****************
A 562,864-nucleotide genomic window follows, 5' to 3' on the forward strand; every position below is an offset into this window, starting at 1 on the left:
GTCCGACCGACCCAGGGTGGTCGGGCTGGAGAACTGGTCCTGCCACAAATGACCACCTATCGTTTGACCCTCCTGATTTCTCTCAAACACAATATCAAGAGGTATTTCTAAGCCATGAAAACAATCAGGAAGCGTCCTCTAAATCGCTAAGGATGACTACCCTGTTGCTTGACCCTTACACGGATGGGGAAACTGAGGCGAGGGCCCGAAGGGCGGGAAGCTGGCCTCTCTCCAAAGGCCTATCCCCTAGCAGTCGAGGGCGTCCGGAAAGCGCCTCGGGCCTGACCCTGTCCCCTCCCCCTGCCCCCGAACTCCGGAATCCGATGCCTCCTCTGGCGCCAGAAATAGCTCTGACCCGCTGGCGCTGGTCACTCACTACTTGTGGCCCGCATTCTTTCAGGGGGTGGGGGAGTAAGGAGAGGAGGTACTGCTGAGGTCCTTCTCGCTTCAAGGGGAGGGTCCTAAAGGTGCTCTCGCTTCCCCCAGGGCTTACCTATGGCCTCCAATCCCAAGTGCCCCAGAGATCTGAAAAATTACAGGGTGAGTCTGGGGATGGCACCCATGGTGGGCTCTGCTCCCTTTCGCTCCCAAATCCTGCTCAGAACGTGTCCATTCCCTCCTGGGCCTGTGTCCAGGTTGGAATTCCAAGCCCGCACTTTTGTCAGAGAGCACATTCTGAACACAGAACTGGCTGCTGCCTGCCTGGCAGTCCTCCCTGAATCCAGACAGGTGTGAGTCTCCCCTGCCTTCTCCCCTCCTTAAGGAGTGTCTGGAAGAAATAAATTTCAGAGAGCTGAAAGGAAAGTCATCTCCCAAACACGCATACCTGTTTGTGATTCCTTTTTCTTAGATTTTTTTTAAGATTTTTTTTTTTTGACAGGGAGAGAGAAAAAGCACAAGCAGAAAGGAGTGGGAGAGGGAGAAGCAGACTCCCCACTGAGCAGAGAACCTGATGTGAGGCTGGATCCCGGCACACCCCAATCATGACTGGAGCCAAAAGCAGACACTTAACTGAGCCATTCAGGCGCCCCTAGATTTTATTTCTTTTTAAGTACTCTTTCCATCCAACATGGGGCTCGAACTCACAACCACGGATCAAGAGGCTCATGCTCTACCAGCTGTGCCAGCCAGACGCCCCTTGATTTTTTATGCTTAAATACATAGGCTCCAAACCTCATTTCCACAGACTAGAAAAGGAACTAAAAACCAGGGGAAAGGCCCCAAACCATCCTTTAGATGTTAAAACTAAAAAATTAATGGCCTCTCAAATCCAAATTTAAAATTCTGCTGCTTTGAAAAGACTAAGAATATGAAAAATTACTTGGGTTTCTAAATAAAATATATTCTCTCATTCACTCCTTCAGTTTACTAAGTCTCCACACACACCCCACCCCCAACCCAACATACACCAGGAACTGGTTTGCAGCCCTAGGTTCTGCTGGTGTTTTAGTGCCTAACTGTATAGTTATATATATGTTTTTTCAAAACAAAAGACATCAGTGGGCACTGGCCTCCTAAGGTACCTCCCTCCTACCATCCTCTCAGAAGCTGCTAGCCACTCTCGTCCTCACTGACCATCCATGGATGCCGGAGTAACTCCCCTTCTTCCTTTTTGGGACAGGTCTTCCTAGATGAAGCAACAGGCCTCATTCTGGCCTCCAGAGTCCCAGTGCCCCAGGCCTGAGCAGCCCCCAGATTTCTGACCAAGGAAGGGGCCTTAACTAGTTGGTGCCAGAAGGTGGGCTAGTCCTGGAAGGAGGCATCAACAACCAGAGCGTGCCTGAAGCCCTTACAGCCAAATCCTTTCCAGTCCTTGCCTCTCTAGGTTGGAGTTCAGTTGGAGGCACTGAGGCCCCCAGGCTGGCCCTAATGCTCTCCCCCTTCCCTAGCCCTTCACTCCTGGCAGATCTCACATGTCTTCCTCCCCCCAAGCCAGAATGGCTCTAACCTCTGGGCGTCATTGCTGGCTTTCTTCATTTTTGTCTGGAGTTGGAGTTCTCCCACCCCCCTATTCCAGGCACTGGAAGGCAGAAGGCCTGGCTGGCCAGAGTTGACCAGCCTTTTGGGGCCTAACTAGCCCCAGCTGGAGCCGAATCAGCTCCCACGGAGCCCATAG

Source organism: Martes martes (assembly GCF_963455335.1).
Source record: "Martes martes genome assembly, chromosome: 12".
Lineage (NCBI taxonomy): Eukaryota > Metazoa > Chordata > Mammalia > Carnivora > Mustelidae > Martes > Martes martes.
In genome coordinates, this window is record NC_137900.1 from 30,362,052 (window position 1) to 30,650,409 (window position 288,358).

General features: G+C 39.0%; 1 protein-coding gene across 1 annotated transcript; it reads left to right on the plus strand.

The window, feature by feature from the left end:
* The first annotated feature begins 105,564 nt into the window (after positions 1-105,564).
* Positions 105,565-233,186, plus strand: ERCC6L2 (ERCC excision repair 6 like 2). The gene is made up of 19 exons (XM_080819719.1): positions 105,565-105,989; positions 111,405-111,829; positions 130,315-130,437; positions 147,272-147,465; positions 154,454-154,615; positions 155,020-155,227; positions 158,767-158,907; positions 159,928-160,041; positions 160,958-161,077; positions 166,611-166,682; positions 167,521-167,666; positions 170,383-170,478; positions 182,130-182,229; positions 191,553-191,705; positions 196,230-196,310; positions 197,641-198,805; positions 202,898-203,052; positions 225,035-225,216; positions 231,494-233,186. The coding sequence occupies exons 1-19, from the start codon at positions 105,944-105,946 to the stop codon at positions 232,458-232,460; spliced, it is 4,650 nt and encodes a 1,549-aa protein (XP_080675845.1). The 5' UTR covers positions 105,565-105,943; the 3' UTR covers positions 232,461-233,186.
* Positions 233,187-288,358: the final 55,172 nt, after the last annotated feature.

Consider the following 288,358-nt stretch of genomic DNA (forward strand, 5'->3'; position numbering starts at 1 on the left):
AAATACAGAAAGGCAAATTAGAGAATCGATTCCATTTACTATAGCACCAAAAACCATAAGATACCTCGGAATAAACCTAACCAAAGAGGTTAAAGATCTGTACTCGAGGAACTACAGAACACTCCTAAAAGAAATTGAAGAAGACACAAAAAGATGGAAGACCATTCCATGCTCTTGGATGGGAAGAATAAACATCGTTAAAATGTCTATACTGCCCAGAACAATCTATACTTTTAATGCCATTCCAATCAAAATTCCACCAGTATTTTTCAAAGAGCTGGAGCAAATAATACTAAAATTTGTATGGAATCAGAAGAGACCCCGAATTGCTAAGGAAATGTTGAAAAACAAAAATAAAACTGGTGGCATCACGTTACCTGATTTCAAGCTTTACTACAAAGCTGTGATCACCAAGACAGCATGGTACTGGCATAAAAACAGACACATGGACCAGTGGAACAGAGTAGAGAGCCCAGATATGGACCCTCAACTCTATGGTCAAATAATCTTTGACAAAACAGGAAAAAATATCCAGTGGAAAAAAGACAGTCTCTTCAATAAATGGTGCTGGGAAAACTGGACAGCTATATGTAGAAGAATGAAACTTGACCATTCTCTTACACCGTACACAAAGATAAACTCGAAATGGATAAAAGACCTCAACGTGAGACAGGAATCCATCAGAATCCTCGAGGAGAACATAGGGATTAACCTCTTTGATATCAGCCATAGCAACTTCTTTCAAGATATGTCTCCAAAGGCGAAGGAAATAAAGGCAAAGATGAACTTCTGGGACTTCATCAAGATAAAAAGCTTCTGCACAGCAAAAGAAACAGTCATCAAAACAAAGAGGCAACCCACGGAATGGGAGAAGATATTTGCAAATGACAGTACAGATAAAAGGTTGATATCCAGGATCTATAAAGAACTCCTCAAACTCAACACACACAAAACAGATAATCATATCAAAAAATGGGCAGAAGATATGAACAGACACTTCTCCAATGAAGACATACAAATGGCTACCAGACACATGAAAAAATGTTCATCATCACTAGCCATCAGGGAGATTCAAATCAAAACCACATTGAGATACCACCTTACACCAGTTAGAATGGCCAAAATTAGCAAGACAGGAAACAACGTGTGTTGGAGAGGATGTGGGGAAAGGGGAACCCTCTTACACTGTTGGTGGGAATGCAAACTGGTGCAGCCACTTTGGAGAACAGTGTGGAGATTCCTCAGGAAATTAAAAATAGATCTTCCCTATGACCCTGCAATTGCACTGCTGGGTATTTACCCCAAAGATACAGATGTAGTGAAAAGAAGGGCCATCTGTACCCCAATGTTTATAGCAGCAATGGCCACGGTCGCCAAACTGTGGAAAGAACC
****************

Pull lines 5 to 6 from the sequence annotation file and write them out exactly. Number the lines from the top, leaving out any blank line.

Lineage (NCBI taxonomy): Eukaryota > Metazoa > Chordata > Mammalia > Carnivora > Mustelidae > Martes > Martes martes.
In genome coordinates, this window is record NC_137900.1 from 30,362,052 (window position 1) to 30,650,409 (window position 288,358).